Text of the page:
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Renovated recreation spot is touching tribute to former student

David’s Place, a new Liberty University campus hotspot, officially opened on East Campus after a ribbon-cutting ceremony Friday night. Students and guests packed the facility to explore all the amenities of the recently renovated space. Formerly called the East Campus Clubhouse, the building is now named for David DeMoss, a student who died tragically from a car accident in 1986.

Complimentary food was served, as well as samples from Jamba Juice, a new dining attraction at David’s Place. Video game, pingpong, and corn hole tournaments, as well as a raffle, allowed everyone a chance to earn prizes.

David’s Place is now decked out with several flat screen televisions and comfortable seating areas and features a 24-seat movie theater, game room with video game consoles, study/TV areas, billiards room, pingpong tables, and an outdoor pool area with heaters both on the deck and in the water.

President Jerry Falwell, Jr. explained the rich history behind the namesake and emphasized the importance of the legacy it represents.

“David was one of those people who even after several years you still remember. He had so much personality, he was always out meeting people … he was friendly to everybody, he was down to earth, he was always talking about Christ,” Falwell said.

President Jerry Falwell, Jr. plays pingpong with students in the newly renovated David’s Place.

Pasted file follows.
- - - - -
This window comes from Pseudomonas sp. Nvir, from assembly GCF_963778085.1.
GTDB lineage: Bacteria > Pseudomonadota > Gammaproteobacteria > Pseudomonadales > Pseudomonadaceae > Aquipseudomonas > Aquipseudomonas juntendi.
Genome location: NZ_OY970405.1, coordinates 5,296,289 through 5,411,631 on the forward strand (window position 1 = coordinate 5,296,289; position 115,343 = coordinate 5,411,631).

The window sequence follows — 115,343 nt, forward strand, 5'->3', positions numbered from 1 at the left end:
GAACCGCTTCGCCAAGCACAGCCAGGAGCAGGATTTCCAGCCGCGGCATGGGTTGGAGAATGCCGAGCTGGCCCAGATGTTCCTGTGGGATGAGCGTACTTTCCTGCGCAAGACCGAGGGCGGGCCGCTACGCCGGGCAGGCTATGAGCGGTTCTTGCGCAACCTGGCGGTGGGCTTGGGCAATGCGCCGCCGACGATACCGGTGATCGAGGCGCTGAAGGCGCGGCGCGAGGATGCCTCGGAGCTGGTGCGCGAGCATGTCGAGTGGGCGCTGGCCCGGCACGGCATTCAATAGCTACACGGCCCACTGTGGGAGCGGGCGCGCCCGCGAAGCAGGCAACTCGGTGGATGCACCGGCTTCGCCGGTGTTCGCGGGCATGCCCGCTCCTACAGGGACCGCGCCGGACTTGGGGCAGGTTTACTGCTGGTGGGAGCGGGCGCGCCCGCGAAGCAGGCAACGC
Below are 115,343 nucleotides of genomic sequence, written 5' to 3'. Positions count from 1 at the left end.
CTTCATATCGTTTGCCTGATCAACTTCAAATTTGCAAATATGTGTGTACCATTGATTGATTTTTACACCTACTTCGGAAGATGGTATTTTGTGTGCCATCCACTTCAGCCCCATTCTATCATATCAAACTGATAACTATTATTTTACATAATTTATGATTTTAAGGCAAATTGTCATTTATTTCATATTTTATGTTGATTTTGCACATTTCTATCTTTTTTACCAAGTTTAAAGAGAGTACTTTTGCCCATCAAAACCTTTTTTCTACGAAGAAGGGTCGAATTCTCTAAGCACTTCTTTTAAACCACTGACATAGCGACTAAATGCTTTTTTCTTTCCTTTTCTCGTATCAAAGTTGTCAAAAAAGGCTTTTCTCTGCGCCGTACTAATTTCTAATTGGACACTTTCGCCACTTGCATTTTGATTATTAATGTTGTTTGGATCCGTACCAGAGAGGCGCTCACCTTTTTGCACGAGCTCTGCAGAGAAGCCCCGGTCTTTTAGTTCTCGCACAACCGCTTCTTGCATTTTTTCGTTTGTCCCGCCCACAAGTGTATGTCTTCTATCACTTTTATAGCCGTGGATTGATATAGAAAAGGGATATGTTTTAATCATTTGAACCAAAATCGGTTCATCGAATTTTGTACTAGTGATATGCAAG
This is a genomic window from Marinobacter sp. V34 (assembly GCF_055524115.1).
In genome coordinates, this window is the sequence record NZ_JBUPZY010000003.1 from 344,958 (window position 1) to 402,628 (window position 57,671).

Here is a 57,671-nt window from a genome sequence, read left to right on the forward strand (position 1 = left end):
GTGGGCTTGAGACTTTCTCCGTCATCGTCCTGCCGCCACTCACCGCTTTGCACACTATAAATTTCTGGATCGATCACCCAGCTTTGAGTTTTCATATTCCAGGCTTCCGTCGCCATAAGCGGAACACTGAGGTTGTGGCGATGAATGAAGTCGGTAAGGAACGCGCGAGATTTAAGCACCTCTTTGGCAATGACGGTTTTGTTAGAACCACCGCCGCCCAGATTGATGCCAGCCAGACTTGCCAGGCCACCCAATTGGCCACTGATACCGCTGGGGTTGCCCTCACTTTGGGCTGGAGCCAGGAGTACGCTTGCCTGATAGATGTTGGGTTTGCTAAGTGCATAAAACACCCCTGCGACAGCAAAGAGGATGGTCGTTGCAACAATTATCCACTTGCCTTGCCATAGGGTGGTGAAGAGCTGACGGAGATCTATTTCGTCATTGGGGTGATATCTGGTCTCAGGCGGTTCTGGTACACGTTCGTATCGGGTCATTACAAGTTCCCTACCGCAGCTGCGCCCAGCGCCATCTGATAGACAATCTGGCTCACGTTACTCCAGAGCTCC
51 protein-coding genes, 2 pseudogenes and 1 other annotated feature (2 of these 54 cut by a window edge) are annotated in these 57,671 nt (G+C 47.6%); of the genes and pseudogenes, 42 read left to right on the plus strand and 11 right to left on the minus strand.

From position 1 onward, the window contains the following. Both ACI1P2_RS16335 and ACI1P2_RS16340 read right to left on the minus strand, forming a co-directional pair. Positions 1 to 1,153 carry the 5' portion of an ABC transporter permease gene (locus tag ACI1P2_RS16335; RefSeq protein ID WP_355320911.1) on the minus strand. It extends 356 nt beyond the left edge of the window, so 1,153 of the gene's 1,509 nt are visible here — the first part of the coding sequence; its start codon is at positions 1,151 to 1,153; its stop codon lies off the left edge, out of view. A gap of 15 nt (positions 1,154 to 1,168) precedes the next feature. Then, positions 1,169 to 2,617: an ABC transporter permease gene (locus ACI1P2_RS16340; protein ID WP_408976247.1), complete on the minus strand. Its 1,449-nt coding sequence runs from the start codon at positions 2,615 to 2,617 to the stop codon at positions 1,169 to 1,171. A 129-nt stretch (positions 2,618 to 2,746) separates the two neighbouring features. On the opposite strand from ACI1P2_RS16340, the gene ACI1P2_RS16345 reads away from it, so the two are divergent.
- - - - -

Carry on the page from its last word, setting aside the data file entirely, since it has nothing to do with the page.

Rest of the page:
DeMoss was the son of the late Arthur S. DeMoss, for whom the university’s main academic building is named and who was a close friend of Liberty founder Dr. Jerry Falwell, Sr. The DeMoss family, including Arthur’s wife, Nancy, and their seven children, have remained close to the Falwells and to Liberty over the years. They have been loyal donors and supporters throughout the university’s history.

David, the sixth of the DeMoss children, was very active in campus life during his time at Liberty. His love for people, zest for life, and knack for adventure made him very popular among his peers.

The family decided to honor David’s memory by creating a facility that encouraged the fellowship and fun he was characterized by. In 1989, the original David’s Place opened on main campus and was a student hangout for several years. It eventually served as headquarters for the Center for Music & Worship. The building was demolished when Liberty built its new baseball stadium, which opened in February. A temporary memorial to David DeMoss was featured on the third floor of DeMoss Hall until Falwell’s wife, Becki, suggested moving it to the East Campus Clubhouse, which was in need of renovations.

Deborah DeMoss Fonseca, David’s sister, said the new location is the perfect place to dedicate to his memory. Fonseca and her family attended Friday’s ceremony. Fonseca’s oldest son, David, named for her brother, is a Liberty freshman.

Jamba Juice, one of the attractions at David’s Place.

Fonseca talked about the kind of person David DeMoss was — caring, generous, loving, and adventurous — and encouraged students to embrace the values he lived out during his short time on Earth. Fonseca shared her hope that in the midst of fun, David’s Place would entertain spiritual discussions.

“For those of you who don’t know the Lord, I encourage you to use David’s Place … to think about eternity. And for those of you that do (know Christ), have a lot of fun, have a zest for life, love people, and love the Lord, and it will make life worth living,” she said.

The walls feature testimonials to David’s memory, some of which Fonseca shared with the audience. She said that even after all these years, when people heard David’s Place was going to re-open in a new space, letters came pouring in sharing the impact he had had on people’s lives.

“He reminded us with his words and actions what it means to be Jesus’ disciples,” wrote alumna Penny Nance (’88), CEO of Concerned Women for America. “The fact that David’s Place is now an area where people connect, share, and have fun is completely fitting; David was joyful and fun; I am so happy I had him briefly in my life to inspire me to joyfully love the Lord.”